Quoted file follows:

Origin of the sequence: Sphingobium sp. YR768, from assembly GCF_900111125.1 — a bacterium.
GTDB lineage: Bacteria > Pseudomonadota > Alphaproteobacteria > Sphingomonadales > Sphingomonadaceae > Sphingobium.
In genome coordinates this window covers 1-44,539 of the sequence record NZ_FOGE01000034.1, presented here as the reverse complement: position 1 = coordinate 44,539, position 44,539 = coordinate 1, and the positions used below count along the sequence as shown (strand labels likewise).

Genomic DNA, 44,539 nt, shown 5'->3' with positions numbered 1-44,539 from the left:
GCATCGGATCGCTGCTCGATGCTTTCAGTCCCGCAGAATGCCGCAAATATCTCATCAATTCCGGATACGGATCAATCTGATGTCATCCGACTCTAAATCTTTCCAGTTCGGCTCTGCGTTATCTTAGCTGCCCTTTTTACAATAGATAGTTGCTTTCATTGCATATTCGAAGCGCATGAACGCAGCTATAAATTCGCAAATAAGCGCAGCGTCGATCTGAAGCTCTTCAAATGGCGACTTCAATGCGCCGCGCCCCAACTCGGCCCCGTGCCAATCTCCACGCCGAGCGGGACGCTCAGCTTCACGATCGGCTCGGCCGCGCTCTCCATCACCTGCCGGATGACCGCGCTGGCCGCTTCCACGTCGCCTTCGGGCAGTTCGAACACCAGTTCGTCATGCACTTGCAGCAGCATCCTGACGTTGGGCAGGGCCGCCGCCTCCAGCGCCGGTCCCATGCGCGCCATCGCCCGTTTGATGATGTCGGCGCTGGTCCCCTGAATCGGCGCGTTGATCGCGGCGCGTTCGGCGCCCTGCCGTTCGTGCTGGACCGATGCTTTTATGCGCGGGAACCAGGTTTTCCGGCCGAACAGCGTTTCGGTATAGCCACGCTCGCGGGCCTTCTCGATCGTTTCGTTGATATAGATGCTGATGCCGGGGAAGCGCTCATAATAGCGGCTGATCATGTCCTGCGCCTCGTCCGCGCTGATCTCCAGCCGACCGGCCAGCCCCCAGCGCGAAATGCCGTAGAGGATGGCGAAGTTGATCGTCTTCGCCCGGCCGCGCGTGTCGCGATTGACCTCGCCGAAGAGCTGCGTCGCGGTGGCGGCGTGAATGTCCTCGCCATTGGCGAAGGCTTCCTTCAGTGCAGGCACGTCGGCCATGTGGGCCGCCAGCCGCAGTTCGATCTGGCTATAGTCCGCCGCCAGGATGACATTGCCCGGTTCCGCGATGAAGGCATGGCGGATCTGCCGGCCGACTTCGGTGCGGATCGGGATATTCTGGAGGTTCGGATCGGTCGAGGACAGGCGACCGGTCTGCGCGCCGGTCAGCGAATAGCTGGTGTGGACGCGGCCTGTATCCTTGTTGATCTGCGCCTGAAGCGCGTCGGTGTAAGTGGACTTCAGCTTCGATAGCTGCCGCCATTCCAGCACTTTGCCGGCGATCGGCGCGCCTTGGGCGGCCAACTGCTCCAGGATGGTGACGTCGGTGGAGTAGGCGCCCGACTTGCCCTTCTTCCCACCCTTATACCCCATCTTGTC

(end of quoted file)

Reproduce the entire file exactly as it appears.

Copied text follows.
Origin of the sequence: Sphingobium sp. YR768, from assembly GCF_900111125.1 — a bacterium.
GTDB lineage: Bacteria > Pseudomonadota > Alphaproteobacteria > Sphingomonadales > Sphingomonadaceae > Sphingobium.
In genome coordinates this window covers 1-44,539 of the sequence record NZ_FOGE01000034.1, presented here as the reverse complement: position 1 = coordinate 44,539, position 44,539 = coordinate 1, and the positions used below count along the sequence as shown (strand labels likewise).

Genomic DNA, 44,539 nt, shown 5'->3' with positions numbered 1-44,539 from the left:
GCATCGGATCGCTGCTCGATGCTTTCAGTCCCGCAGAATGCCGCAAATATCTCATCAATTCCGGATACGGATCAATCTGATGTCATCCGACTCTAAATCTTTCCAGTTCGGCTCTGCGTTATCTTAGCTGCCCTTTTTACAATAGATAGTTGCTTTCATTGCATATTCGAAGCGCATGAACGCAGCTATAAATTCGCAAATAAGCGCAGCGTCGATCTGAAGCTCTTCAAATGGCGACTTCAATGCGCCGCGCCCCAACTCGGCCCCGTGCCAATCTCCACGCCGAGCGGGACGCTCAGCTTCACGATCGGCTCGGCCGCGCTCTCCATCACCTGCCGGATGACCGCGCTGGCCGCTTCCACGTCGCCTTCGGGCAGTTCGAACACCAGTTCGTCATGCACTTGCAGCAGCATCCTGACGTTGGGCAGGGCCGCCGCCTCCAGCGCCGGTCCCATGCGCGCCATCGCCCGTTTGATGATGTCGGCGCTGGTCCCCTGAATCGGCGCGTTGATCGCGGCGCGTTCGGCGCCCTGCCGTTCGTGCTGGACCGATGCTTTTATGCGCGGGAACCAGGTTTTCCGGCCGAACAGCGTTTCGGTATAGCCACGCTCGCGGGCCTTCTCGATCGTTTCGTTGATATAGATGCTGATGCCGGGGAAGCGCTCATAATAGCGGCTGATCATGTCCTGCGCCTCGTCCGCGCTGATCTCCAGCCGACCGGCCAGCCCCCAGCGCGAAATGCCGTAGAGGATGGCGAAGTTGATCGTCTTCGCCCGGCCGCGCGTGTCGCGATTGACCTCGCCGAAGAGCTGCGTCGCGGTGGCGGCGTGAATGTCCTCGCCATTGGCGAAGGCTTCCTTCAGTGCAGGCACGTCGGCCATGTGGGCCGCCAGCCGCAGTTCGATCTGGCTATAGTCCGCCGCCAGGATGACATTGCCCGGTTCCGCGATGAAGGCATGGCGGATCTGCCGGCCGACTTCGGTGCGGATCGGGATATTCTGGAGGTTCGGATCGGTCGAGGACAGGCGACCGGTCTGCGCGCCGGTCAGCGAATAGCTGGTGTGGACGCGGCCTGTATCCTTGTTGATCTGCGCCTGAAGCGCGTCGGTGTAAGTGGACTTCAGCTTCGATAGCTGCCGCCATTCCAGCACTTTGCCGGCGATCGGCGCGCCTTGGGCGGCCAACTGCTCCAGGATGGTGACGTCGGTGGAGTAGGCGCCCGACTTGCCCTTCTTCCCACCCTTATACCCCATCTTGTC